Joshua Rush is an actor, known for Andi Mack (2017), Parental Guidance (2012) and Emelie (2015).
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  • Marisa TomeiAlice Simmons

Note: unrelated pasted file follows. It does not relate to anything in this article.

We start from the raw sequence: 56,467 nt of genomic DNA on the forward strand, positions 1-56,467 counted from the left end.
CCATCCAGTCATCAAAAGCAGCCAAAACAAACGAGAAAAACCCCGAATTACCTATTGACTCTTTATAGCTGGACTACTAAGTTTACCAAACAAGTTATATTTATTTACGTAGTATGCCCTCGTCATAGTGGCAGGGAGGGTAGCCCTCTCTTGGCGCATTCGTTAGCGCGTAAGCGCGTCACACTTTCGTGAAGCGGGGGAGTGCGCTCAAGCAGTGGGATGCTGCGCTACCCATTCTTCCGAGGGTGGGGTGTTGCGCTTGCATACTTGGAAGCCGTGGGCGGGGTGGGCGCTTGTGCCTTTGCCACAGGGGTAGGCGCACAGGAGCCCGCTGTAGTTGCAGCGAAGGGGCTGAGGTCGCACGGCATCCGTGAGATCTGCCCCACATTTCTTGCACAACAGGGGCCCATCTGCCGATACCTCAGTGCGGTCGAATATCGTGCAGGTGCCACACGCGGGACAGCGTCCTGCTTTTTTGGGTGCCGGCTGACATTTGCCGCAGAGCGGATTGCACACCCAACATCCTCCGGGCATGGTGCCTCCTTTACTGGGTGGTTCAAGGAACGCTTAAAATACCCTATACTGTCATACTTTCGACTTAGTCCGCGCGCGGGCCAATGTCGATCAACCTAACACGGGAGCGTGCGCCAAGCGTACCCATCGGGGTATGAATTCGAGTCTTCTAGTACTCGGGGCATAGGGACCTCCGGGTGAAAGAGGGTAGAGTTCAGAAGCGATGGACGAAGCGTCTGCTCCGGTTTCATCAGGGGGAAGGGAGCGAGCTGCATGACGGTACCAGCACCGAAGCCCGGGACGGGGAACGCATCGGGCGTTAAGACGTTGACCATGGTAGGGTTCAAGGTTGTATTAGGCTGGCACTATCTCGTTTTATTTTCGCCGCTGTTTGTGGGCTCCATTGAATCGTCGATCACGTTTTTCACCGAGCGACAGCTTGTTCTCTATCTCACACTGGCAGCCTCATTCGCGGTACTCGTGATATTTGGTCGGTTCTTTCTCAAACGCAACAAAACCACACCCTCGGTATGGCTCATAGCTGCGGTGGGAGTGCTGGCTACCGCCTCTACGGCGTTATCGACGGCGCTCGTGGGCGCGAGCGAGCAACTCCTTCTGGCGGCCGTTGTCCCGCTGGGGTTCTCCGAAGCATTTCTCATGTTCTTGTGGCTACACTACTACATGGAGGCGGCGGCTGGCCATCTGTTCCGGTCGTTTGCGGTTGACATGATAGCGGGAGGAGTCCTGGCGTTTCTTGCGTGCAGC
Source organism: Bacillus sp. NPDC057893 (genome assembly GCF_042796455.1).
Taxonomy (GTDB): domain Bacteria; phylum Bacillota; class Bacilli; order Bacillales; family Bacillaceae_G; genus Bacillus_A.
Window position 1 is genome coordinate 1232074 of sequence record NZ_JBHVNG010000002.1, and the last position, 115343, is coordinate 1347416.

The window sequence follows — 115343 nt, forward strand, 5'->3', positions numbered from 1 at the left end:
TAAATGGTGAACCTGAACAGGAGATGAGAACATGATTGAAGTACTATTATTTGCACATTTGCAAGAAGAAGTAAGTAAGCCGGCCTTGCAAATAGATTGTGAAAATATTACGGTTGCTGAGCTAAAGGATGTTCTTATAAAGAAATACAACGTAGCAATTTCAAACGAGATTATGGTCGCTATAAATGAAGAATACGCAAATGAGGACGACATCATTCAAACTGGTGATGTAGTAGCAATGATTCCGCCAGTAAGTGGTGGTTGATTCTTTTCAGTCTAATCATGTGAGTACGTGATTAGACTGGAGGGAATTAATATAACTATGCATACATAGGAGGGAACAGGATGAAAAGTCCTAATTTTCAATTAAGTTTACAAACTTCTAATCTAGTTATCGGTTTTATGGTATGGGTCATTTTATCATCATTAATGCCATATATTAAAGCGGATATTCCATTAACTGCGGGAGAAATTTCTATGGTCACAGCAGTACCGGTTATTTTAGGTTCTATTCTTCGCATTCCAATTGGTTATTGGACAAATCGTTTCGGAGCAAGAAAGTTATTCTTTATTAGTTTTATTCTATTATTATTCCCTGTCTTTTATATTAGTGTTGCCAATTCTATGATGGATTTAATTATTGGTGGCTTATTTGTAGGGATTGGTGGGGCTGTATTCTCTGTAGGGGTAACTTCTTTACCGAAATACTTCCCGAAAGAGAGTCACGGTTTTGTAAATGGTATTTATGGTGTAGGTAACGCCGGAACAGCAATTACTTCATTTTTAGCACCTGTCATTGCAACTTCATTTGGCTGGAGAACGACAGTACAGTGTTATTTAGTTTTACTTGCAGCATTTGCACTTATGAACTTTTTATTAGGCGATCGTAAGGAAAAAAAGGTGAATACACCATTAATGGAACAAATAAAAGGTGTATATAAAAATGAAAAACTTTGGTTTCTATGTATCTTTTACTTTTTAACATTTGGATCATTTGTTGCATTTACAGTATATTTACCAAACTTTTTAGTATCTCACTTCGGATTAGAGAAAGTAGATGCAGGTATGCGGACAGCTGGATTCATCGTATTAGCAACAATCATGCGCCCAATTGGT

Marisa Tomei was born on December 4, 1964, in Brooklyn, New York, to Patricia "Addie" (Bianchi), a teacher of English, and Gary Tomei, a lawyer, both of Italian descent. Marisa has a brother, actor Adam Tomei. As a child, Marisa's mother frequently corrected her speech as to eliminate her heavy Brooklyn accent. As a teen, Marisa attended Edward R. Murrow High School and graduated in the class of 1982. She was one year into her college education at Boston University when she dropped out for a co-starring role on the CBS daytime drama As the World Turns (1956). Her role on that show paved the way for her entrance into film: in 1984, she made her film debut with a bit part in The Flamingo Kid (1984). Three years later, Marisa became known for her role as Maggie Lawton, Lisa Bonet's college roommate, on the sitcom A Different World (1987). Her real breakthrough came in 1992, when she co-starred as Joe Pesci's hilariously foul-mouthed, scene-stealing girlfriend in My Cousin Vinny (1992), a performance that won her a Best Supporting Actress Oscar. Later that year, she turned up briefly as a snippy Mabel Normand in director Richard Attenborough's biopic Chaplin (1992), and was soon given her first starring role in Untamed Heart (1993). A subsequent starring role -- and attempted makeover into Audrey Hepburn -- in the romantic comedy Only You (1994) proved only moderately successful. Marisa's other 1994 role as Michael Keaton's hugely pregnant wife in The Paper (1994) was well-received, although the film as a whole was not. Fortunately for Tomei, she was able to rebound the following year with a solid performance as a troubled single mother in Nick Cassavetes' Unhook the Stars (1996) which earned her a Screen Actors Guild nomination for Best Supporting Actress. She turned in a similarly strong work in Welcome to Sarajevo (1997), and in 1998 did some of her best work in years as the sexually liberated, unhinged cousin of Natasha Lyonne's Vivian Abramowitz in Tamara Jenkins' Slums of Beverly Hills (1998). Marisa co-starred with Mel Gibson in the hugely successful romantic comedy What Women Want (2000) and during the 2002 movie award season, she proved her first Best Supporting Actress Oscar win was no fluke when she received her second nomination in the same category for the critically acclaimed dark drama, In the Bedroom (2001). She also made a guest appearance on the animated TV phenomenon The Simpsons (1989) as Sara Sloane, a movie star who falls in love with Ned Flanders. In 2006, she went on to do 4 episodes for Rescue Me (2004). She played Angie, the ex-wife of Tommy Calvin (Denis Leary)'s brother Johnny (Dean Winters). At age 42, Marisa took on a provocative role in legendary filmmaker Sidney Lumet's melodramatic picture Before the Devil Knows You're Dead (2007), in which she appeared nude in love scenes with costars Ethan Hawke and Philip Seymour Hoffman. Marisa then took on another provocative role as a stripper in the highly acclaimed film The Wrestler (2008) opposite Mickey Rourke. Her great performance earned her many awards from numerous film societies for Best Supporting Actress, a third Academy Award nomination, as well as nominations for a Golden Globe and a BAFTA. Many critics heralded this performance as a standout in her career.